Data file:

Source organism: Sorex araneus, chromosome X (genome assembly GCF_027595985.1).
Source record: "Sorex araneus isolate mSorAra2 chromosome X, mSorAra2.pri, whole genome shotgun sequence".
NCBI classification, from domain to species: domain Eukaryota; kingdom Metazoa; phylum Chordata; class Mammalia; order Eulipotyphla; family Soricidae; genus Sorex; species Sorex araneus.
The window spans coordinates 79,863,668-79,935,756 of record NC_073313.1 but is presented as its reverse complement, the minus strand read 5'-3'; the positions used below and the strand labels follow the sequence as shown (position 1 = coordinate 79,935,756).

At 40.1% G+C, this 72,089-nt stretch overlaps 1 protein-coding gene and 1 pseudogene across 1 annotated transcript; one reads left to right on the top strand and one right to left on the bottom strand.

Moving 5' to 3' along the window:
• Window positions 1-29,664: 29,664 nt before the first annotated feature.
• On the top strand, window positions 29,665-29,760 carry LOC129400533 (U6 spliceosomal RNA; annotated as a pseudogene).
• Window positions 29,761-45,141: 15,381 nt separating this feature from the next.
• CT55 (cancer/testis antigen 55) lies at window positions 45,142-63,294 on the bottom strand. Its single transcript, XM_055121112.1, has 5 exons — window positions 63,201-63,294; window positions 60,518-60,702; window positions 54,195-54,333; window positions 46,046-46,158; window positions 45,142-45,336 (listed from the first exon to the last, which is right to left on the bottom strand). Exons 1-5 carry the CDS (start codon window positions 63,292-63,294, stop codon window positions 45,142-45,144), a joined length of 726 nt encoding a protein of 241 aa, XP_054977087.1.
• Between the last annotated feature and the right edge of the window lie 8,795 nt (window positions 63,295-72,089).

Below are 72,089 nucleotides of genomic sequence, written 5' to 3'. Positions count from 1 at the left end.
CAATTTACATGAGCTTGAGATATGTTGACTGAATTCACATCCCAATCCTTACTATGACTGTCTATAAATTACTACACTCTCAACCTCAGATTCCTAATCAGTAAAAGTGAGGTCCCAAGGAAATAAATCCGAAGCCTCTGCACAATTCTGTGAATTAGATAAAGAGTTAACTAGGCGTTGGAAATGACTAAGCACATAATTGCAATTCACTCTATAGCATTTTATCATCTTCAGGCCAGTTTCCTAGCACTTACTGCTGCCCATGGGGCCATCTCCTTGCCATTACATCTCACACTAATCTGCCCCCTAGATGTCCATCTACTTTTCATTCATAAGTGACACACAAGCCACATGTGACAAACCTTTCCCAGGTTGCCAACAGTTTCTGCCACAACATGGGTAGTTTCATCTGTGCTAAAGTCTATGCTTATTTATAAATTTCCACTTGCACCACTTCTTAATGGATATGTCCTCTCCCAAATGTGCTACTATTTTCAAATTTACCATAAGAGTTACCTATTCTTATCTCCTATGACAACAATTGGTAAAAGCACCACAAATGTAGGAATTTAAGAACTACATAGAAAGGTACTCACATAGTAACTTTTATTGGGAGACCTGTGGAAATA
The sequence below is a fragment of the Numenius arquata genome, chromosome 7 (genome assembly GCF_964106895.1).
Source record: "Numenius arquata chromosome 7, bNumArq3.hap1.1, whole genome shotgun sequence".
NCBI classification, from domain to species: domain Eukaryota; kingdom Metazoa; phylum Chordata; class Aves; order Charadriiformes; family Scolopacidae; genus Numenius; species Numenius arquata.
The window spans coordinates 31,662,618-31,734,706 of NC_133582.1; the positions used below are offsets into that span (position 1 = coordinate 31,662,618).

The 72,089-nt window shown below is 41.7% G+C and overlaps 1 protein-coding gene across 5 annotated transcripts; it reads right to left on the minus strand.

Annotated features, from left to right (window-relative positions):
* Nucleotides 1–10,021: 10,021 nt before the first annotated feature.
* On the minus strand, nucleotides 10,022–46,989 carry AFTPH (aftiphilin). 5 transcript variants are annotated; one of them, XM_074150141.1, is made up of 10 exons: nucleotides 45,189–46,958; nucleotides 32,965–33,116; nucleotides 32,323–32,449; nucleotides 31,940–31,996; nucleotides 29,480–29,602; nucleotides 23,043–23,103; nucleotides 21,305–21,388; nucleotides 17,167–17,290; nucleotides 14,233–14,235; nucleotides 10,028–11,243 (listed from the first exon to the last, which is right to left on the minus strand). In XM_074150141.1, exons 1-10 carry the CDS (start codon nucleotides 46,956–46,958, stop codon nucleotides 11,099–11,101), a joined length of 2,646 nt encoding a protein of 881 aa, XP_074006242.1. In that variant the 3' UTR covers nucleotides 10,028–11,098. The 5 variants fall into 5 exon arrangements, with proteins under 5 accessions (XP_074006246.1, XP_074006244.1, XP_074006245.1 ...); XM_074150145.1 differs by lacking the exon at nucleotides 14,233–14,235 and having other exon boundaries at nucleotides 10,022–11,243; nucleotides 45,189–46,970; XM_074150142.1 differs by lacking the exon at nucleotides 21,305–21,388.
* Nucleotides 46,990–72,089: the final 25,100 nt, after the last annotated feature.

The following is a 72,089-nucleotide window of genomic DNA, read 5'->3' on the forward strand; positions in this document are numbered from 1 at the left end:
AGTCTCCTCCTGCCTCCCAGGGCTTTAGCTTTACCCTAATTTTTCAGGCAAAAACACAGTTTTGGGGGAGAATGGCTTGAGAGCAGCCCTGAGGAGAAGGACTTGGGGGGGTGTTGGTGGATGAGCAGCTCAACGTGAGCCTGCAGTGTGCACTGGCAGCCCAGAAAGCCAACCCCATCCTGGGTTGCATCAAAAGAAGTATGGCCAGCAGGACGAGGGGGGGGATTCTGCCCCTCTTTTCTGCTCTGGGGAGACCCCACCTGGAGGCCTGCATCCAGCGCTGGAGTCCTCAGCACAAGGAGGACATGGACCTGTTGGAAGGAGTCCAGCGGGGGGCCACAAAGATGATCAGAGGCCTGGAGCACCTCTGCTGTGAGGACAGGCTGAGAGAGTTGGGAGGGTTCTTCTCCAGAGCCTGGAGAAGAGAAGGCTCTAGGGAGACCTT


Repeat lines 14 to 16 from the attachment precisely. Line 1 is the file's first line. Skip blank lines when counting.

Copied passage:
The sequence below is a fragment of the Numenius arquata genome, chromosome 7 (genome assembly GCF_964106895.1).
Source record: "Numenius arquata chromosome 7, bNumArq3.hap1.1, whole genome shotgun sequence".
NCBI classification, from domain to species: domain Eukaryota; kingdom Metazoa; phylum Chordata; class Aves; order Charadriiformes; family Scolopacidae; genus Numenius; species Numenius arquata.